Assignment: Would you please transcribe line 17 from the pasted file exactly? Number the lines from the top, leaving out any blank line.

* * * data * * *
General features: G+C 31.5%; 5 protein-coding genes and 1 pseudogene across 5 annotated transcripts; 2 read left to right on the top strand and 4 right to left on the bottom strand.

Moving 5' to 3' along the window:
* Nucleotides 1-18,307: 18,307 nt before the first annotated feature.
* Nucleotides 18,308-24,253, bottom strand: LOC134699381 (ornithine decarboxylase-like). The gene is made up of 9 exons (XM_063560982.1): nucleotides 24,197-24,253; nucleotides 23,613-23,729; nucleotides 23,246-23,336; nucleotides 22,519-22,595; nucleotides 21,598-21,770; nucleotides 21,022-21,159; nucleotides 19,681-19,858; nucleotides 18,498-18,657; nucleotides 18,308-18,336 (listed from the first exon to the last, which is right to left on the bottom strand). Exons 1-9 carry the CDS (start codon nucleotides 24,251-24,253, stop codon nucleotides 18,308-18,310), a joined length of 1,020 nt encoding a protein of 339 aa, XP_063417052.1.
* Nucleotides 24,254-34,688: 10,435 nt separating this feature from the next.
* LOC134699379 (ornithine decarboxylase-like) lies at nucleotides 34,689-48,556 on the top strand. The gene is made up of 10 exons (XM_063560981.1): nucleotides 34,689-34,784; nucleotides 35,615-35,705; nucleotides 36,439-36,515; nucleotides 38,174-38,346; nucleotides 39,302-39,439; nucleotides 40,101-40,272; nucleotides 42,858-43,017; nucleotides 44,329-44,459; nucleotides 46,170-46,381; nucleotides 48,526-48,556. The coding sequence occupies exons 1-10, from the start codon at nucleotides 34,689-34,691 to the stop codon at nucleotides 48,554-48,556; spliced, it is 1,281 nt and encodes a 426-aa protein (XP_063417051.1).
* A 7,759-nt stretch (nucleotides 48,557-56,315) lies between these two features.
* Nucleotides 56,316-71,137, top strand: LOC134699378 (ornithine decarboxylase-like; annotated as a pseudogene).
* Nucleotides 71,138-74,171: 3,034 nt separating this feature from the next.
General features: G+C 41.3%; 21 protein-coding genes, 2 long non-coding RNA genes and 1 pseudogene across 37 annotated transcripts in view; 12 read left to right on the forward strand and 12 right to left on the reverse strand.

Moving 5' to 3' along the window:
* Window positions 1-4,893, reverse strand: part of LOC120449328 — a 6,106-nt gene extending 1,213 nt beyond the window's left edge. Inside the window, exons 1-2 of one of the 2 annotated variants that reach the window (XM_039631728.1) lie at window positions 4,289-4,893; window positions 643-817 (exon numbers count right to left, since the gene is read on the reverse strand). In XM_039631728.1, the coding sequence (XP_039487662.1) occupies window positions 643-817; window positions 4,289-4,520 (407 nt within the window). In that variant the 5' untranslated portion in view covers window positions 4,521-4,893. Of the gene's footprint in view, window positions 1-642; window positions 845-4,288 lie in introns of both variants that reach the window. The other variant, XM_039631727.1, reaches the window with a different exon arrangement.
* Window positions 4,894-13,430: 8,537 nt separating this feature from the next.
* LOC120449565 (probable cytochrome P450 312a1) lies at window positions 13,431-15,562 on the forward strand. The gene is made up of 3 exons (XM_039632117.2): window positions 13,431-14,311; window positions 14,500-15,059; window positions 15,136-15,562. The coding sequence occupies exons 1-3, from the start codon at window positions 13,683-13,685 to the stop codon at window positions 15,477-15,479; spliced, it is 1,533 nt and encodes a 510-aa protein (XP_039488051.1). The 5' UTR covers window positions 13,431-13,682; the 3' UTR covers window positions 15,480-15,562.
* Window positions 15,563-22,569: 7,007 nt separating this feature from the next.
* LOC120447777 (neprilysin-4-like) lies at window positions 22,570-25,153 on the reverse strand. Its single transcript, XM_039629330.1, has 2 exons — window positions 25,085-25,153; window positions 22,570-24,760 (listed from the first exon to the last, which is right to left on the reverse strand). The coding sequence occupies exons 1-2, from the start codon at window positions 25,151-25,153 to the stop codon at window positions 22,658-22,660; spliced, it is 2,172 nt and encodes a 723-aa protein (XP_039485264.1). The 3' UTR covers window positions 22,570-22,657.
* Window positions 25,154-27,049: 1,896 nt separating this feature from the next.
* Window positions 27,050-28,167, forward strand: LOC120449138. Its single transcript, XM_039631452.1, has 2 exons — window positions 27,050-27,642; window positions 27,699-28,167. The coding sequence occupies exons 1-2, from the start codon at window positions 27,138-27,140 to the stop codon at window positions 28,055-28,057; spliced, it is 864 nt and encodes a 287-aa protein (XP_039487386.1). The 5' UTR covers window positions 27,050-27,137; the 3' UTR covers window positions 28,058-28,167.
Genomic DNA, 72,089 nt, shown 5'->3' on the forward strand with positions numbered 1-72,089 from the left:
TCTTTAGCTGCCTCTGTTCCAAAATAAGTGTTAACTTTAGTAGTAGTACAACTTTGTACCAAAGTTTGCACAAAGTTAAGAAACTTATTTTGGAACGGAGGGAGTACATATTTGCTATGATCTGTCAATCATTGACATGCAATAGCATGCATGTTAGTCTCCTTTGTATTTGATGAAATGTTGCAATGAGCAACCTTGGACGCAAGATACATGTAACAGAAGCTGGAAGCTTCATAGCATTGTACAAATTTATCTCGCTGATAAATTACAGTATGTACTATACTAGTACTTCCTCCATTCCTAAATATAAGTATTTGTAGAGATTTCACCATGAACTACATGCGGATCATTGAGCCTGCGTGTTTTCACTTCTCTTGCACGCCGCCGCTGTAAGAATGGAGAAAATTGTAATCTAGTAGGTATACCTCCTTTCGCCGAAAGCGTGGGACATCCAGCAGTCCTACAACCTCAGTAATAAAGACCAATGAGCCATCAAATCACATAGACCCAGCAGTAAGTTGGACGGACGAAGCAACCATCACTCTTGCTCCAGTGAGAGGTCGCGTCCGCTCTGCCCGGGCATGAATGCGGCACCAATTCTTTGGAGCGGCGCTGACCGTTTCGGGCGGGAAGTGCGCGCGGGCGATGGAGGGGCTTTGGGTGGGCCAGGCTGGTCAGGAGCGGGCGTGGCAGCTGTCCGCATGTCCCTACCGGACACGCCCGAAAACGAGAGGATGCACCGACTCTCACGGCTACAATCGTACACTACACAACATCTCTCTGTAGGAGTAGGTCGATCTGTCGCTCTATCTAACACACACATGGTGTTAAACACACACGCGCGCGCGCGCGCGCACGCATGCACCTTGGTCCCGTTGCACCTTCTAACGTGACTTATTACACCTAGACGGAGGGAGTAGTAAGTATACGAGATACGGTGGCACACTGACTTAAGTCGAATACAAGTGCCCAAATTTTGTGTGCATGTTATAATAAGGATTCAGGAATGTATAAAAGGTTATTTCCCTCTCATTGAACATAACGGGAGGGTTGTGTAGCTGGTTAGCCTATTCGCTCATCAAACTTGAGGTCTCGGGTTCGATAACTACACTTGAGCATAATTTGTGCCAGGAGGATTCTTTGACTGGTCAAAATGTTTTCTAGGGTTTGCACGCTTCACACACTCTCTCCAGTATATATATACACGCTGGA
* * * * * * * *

* Window positions 25,154-27,049: 1,896 nt separating this feature from the next.